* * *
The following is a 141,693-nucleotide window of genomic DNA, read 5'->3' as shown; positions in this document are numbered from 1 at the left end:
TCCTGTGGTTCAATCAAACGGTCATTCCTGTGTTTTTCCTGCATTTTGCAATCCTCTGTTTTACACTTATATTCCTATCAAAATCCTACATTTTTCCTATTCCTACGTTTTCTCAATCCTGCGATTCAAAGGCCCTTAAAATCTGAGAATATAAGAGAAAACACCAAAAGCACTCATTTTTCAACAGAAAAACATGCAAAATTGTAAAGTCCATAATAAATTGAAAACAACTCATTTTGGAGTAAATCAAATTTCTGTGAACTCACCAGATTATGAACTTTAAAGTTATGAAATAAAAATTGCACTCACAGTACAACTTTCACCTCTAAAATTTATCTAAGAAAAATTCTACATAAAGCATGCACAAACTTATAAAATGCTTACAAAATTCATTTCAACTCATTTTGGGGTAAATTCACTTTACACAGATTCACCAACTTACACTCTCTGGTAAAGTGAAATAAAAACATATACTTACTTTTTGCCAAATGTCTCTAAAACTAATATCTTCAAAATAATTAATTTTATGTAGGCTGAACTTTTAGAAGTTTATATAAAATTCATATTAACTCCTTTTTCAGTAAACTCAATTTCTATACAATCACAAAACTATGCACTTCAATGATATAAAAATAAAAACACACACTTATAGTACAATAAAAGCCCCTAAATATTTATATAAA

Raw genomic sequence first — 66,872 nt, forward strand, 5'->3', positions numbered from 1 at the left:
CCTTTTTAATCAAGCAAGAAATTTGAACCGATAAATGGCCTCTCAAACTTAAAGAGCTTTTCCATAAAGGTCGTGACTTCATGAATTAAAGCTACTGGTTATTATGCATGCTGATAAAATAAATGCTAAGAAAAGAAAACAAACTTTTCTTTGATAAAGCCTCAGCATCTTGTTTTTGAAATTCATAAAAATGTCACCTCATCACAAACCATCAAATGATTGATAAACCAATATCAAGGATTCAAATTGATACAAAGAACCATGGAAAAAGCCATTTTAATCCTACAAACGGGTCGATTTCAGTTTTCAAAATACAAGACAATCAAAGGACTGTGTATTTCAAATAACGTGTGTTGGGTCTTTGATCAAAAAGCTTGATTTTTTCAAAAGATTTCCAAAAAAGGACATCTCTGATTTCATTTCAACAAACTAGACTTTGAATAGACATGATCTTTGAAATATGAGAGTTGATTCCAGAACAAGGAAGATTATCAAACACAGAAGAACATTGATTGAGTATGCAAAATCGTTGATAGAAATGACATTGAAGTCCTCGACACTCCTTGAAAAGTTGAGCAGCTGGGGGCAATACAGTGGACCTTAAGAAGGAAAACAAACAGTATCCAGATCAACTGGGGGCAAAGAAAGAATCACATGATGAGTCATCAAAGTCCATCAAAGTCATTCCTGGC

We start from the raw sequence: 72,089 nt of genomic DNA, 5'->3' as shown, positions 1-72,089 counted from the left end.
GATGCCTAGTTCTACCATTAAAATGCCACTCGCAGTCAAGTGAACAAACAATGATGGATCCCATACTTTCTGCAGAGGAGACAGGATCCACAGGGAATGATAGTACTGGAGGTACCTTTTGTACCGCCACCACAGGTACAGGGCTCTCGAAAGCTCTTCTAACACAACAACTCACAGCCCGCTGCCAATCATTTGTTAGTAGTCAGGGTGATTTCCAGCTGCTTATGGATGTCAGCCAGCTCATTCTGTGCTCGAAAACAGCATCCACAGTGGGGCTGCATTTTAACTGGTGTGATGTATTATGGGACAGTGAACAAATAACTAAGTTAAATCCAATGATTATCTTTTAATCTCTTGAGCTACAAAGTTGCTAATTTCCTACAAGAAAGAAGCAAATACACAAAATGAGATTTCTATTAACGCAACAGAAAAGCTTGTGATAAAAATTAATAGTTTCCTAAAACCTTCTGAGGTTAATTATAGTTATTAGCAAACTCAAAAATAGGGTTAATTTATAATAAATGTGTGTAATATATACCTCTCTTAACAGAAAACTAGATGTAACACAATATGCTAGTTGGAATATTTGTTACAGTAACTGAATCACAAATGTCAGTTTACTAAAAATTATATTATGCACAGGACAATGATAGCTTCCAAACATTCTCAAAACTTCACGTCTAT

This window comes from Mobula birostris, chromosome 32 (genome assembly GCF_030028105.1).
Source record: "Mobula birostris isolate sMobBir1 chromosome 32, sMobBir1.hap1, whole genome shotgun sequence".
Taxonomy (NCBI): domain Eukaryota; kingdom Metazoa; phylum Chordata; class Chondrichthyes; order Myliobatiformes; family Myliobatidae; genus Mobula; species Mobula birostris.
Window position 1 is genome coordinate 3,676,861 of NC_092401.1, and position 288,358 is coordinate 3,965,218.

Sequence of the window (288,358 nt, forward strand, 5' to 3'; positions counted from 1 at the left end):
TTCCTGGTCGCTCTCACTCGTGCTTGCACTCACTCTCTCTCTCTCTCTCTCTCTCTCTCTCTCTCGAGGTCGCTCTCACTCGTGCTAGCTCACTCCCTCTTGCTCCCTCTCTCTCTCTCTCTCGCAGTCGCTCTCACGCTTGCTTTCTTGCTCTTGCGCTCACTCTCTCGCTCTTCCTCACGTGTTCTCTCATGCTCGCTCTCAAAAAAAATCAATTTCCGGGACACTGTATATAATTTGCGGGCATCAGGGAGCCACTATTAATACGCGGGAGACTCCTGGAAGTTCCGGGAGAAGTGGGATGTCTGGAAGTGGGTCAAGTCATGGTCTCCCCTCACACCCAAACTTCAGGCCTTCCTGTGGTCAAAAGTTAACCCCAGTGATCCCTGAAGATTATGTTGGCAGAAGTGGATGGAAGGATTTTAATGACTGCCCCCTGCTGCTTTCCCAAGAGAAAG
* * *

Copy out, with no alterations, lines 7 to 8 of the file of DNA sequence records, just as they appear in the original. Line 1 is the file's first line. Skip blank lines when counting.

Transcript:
This window comes from Mobula birostris, chromosome 32 (genome assembly GCF_030028105.1).
Source record: "Mobula birostris isolate sMobBir1 chromosome 32, sMobBir1.hap1, whole genome shotgun sequence".